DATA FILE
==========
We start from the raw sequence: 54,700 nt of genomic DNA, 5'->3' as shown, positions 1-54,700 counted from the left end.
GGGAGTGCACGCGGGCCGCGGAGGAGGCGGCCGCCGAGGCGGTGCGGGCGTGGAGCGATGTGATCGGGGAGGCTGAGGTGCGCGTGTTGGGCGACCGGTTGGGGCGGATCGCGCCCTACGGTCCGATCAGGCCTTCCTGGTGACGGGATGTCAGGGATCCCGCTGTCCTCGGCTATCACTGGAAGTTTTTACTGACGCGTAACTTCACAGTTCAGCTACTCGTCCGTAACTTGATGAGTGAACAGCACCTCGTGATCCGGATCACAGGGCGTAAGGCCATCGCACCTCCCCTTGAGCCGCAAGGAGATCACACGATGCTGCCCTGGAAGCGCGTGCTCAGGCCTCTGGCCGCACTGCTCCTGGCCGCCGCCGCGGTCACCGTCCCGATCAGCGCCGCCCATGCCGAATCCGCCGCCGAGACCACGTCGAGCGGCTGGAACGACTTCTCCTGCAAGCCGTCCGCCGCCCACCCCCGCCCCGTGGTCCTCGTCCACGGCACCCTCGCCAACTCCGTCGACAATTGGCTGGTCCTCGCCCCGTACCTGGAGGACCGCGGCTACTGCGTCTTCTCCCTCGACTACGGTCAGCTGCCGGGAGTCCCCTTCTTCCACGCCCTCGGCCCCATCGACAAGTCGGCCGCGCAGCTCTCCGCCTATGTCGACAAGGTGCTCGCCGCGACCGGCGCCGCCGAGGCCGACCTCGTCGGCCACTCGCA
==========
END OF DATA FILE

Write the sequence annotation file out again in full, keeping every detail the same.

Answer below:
We start from the raw sequence: 54,700 nt of genomic DNA, 5'->3' as shown, positions 1-54,700 counted from the left end.
GGGAGTGCACGCGGGCCGCGGAGGAGGCGGCCGCCGAGGCGGTGCGGGCGTGGAGCGATGTGATCGGGGAGGCTGAGGTGCGCGTGTTGGGCGACCGGTTGGGGCGGATCGCGCCCTACGGTCCGATCAGGCCTTCCTGGTGACGGGATGTCAGGGATCCCGCTGTCCTCGGCTATCACTGGAAGTTTTTACTGACGCGTAACTTCACAGTTCAGCTACTCGTCCGTAACTTGATGAGTGAACAGCACCTCGTGATCCGGATCACAGGGCGTAAGGCCATCGCACCTCCCCTTGAGCCGCAAGGAGATCACACGATGCTGCCCTGGAAGCGCGTGCTCAGGCCTCTGGCCGCACTGCTCCTGGCCGCCGCCGCGGTCACCGTCCCGATCAGCGCCGCCCATGCCGAATCCGCCGCCGAGACCACGTCGAGCGGCTGGAACGACTTCTCCTGCAAGCCGTCCGCCGCCCACCCCCGCCCCGTGGTCCTCGTCCACGGCACCCTCGCCAACTCCGTCGACAATTGGCTGGTCCTCGCCCCGTACCTGGAGGACCGCGGCTACTGCGTCTTCTCCCTCGACTACGGTCAGCTGCCGGGAGTCCCCTTCTTCCACGCCCTCGGCCCCATCGACAAGTCGGCCGCGCAGCTCTCCGCCTATGTCGACAAGGTGCTCGCCGCGACCGGCGCCGCCGAGGCCGACCTCGTCGGCCACTCGCA